A short consultation with Facebook enlighted me about the envelopes: what she meant was that the Valentines should have a sender’s name but no recipient’s name, for ease of distribution. Which makes it only almost, but not absolutely entirely, pointless. But Dash had done half the names already. Should he finish up the rest or not?

The decision was made by Dash deciding not to do any more, and not to bring any in. Mabel also fell off the wagon and gave up on her cards, so this morning I said:

“Right, are either of you bringing in Valentines today?”
“No,” they chorused cheerfully.
“Okay then.”

I did not say “Well, how will you feel if you’re the only child who doesn’t give cards in your class?” For one thing, the four-year-olds won’t notice. For another, the six-year-olds probably won’t either. And for the most part, I don’t like being held hostage by Hallmark, the craft industry, the school, and some imaginary set of judgemental parents for yet another thing to think I should nag my children about if I want to be a good mother.

My children did not bring in any cards today. I’m fine with that. (But if I meet you I’ll probably apologise profusely, just to be on the safe side.)

Consumer index

I panicked at Target this morning.

So many of Target’s success stories probably start out that way. And by success stories I mean times they parted people from way more of their money than they went in intending to be parted from.

So I went in to get a pack of crayons for Dash (yes, we have eleventy million crayons in the house, but he needed a new pack for school, and taking some brand-new practically unused crayons out of our big box and putting them into a smaller box would not do, in spite of the fact that he and his sister scorn everything but markers at home but I digress) and maybe a couple of other school supplies his teacher said they were running short on (scissors; how do kids run out of scissors? What are they doing with them? Using them to cut up other pairs of scissors?) and some toothpaste because he won’t use the new “clean squeeze” tube I just got because it’s too minty, damnit, even though he likes mint, and then I thought maybe some new bathtub foam letters for Mabel to keep the grand universal scales of “you bought something for one child” level…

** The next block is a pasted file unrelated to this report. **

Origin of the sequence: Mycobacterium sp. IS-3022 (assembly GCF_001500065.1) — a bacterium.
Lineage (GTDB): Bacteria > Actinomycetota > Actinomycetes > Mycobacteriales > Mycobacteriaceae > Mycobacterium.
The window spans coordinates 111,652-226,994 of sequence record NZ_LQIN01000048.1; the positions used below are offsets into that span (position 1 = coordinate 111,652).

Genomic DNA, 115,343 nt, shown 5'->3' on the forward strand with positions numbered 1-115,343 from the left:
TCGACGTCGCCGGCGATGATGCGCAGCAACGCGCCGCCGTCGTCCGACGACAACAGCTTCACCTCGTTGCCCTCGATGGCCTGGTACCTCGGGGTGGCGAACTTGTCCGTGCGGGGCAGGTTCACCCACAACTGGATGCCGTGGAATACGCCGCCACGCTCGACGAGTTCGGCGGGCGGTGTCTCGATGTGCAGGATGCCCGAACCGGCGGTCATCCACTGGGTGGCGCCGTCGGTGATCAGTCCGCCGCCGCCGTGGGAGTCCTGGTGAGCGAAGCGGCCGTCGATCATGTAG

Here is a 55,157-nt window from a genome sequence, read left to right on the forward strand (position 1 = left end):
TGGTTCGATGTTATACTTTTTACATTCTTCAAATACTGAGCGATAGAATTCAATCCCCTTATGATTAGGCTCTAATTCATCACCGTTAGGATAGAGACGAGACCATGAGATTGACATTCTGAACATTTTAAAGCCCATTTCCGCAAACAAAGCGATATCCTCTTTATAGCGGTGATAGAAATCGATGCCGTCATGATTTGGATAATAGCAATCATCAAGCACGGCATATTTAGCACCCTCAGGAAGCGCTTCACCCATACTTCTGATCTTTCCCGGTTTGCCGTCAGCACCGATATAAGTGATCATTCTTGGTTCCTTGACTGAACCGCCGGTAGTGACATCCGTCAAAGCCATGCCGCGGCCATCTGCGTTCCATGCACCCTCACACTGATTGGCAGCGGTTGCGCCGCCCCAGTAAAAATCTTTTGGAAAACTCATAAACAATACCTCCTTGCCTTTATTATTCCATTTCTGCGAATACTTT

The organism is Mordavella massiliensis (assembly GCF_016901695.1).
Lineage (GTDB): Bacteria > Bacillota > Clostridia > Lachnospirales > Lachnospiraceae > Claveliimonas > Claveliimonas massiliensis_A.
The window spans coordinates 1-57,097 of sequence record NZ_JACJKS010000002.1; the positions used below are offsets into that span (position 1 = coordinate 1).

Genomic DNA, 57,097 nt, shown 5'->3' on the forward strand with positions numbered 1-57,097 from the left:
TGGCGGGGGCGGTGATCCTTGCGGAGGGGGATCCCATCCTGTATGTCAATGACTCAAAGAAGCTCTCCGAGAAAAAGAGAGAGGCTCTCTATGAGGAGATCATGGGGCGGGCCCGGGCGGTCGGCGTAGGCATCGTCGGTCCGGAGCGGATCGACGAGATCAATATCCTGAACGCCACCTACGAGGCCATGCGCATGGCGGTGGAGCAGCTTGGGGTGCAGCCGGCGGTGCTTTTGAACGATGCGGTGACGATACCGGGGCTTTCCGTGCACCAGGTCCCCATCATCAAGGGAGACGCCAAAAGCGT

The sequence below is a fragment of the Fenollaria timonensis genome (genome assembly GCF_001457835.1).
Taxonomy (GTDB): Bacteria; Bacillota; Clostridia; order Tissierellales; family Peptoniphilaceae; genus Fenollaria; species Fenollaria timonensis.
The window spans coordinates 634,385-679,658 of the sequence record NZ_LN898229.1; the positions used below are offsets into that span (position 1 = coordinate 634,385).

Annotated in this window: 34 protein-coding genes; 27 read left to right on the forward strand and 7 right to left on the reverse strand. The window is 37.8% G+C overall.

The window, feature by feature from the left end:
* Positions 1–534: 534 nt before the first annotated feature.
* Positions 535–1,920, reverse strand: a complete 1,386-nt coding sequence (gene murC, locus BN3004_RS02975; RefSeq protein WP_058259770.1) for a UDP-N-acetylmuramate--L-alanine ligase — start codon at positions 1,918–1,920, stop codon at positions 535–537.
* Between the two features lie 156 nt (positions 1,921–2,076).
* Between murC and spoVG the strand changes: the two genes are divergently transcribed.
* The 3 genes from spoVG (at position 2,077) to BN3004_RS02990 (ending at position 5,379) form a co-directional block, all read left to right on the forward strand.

… and then I got to the Star Wars section of the toys and suddenly worried that Target would stop promoting Star Wars all of a sudden, because maybe something else is the next big thing and now that Disney has Star Wars (even though with JJ Abrams at the helm everyone knows that it’s going to be absolutely the thing to see, but maybe the 6-year-old set aren’t so well up on JJ Abrams’s oeuvre, not having watched all of Alias, probably) perhaps the cool kids won’t want lightsabers by April so I bought the damn Darth Maul red double-blade lightsaber that Dash has been begging for since some time last summer.

(I got into big, huge, trouble with him one night a few weeks ago when he suddenly remembered that he had thought he might get one for Christmas and then he didn’t, and I was the worst, cruelest mother on the planet (and probably also on Alderaan and Tatooine) for not giving him a double-blade for Christmas when I had promised I would (note: I hadn’t) and I should go out the very next morning and get him a double-blade to make up for it and when I wouldn’t agree that this was clearly the correct way for me to atone for my sins, he threw a long, long hissy that still gets revisited from time to time when he remembers to be very upset about the whole incident.)

So there, fine, now he’s getting his double-blade for his birthday (at the end of April; never say I don’t plan ahead), because you can’t just go out and buy people big presents when it’s not Christmas or birthday or the culmination of some long-worked-for sticker-chart extravaganza.

(In related news, Mabel is plotting how she can get another baby sooner than her November birthday. She asked me the other day if we could do another star chart for her using the toilet, since that worked so well the last time. I pointed out that she knew how to do that now, so no, that wouldn’t work. I wonder how I can leverage this desire of hers into some sort of necessary behaviour?)

But despite having the entire cave of wonders at my child-free-browsing disposal, I still didn’t manage to find anything nice or unexpected or quirky or even predictable to give my beloved husband on the occassion of tomorrow’s Annoying Hallmark Holiday. Looks like he’s getting two delightful children. Again.

Hey, this year they’re potty trained. It gets better.